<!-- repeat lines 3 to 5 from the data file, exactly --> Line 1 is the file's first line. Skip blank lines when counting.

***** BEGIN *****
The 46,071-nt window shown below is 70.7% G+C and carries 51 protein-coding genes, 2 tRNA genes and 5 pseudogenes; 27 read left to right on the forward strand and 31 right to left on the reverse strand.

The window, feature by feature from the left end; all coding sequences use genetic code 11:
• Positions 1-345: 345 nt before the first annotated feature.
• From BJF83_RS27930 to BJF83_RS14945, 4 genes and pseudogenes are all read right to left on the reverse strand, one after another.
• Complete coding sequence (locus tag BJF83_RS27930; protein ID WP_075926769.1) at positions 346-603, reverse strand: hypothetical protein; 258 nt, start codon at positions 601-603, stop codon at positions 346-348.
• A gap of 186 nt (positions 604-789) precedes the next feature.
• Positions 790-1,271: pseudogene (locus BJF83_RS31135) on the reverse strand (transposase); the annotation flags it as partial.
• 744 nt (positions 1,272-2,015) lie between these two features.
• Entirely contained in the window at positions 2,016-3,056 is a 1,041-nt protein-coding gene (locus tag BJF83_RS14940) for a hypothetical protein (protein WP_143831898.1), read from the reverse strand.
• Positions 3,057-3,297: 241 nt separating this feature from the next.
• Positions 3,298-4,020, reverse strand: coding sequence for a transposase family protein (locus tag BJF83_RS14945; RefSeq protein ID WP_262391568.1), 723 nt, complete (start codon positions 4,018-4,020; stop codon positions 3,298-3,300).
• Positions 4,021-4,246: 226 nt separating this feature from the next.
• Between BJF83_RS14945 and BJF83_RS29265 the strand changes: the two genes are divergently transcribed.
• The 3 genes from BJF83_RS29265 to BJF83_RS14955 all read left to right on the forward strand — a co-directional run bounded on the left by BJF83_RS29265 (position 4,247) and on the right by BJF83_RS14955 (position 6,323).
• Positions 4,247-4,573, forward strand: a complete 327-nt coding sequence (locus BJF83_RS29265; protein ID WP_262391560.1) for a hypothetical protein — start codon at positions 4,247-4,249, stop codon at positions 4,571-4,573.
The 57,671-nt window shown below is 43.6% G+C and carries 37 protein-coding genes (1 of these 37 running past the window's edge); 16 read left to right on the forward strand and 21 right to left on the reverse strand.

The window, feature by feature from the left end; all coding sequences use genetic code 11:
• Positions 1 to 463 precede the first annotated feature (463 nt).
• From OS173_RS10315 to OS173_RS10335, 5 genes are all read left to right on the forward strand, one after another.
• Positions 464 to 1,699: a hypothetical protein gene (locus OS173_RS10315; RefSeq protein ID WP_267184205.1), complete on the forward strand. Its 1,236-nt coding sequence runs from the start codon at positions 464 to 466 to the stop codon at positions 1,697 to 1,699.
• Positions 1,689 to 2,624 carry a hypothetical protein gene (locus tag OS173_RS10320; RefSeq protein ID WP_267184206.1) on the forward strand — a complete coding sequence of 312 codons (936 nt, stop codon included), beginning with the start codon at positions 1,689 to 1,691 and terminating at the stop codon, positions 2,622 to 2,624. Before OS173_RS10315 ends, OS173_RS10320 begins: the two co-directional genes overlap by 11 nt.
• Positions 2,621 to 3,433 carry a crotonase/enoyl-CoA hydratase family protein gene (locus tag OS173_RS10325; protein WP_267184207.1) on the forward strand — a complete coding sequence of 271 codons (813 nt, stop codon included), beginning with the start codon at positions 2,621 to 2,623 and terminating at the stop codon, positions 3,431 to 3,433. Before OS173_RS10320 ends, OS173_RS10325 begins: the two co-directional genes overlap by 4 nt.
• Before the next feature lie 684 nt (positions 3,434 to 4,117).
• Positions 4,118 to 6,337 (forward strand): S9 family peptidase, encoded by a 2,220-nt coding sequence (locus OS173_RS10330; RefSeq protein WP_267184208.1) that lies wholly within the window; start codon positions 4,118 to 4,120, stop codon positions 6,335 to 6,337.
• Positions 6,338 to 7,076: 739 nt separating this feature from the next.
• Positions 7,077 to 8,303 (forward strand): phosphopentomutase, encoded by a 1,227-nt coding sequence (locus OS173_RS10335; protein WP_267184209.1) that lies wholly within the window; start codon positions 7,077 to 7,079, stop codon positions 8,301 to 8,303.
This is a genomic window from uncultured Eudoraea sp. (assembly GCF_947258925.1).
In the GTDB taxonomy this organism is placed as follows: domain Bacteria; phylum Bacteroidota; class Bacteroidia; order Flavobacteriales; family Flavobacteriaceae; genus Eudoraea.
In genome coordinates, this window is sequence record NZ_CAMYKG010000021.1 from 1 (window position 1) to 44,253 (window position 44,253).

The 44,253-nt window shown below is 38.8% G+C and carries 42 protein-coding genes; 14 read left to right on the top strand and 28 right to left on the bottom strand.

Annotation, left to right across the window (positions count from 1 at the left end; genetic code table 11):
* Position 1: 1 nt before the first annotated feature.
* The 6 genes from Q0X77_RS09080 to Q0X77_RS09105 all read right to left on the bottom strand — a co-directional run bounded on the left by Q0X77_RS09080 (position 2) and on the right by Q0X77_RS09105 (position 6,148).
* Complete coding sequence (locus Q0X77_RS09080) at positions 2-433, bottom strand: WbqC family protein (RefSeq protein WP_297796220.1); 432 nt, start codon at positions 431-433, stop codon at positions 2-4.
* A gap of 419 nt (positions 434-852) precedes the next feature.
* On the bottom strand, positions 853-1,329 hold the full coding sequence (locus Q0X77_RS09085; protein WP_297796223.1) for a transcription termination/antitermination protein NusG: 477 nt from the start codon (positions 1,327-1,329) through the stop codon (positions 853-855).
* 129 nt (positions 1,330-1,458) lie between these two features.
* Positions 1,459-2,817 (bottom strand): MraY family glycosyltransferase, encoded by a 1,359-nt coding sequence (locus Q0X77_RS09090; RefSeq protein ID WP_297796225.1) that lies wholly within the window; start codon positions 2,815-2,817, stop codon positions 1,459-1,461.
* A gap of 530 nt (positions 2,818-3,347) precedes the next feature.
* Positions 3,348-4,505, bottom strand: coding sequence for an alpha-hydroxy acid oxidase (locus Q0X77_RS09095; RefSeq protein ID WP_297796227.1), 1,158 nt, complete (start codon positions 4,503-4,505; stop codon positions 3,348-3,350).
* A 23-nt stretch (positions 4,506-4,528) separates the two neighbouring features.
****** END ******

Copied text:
• Positions 1-345: 345 nt before the first annotated feature.
• From BJF83_RS27930 to BJF83_RS14945, 4 genes and pseudogenes are all read right to left on the reverse strand, one after another.
• Complete coding sequence (locus tag BJF83_RS27930; protein ID WP_075926769.1) at positions 346-603, reverse strand: hypothetical protein; 258 nt, start codon at positions 601-603, stop codon at positions 346-348.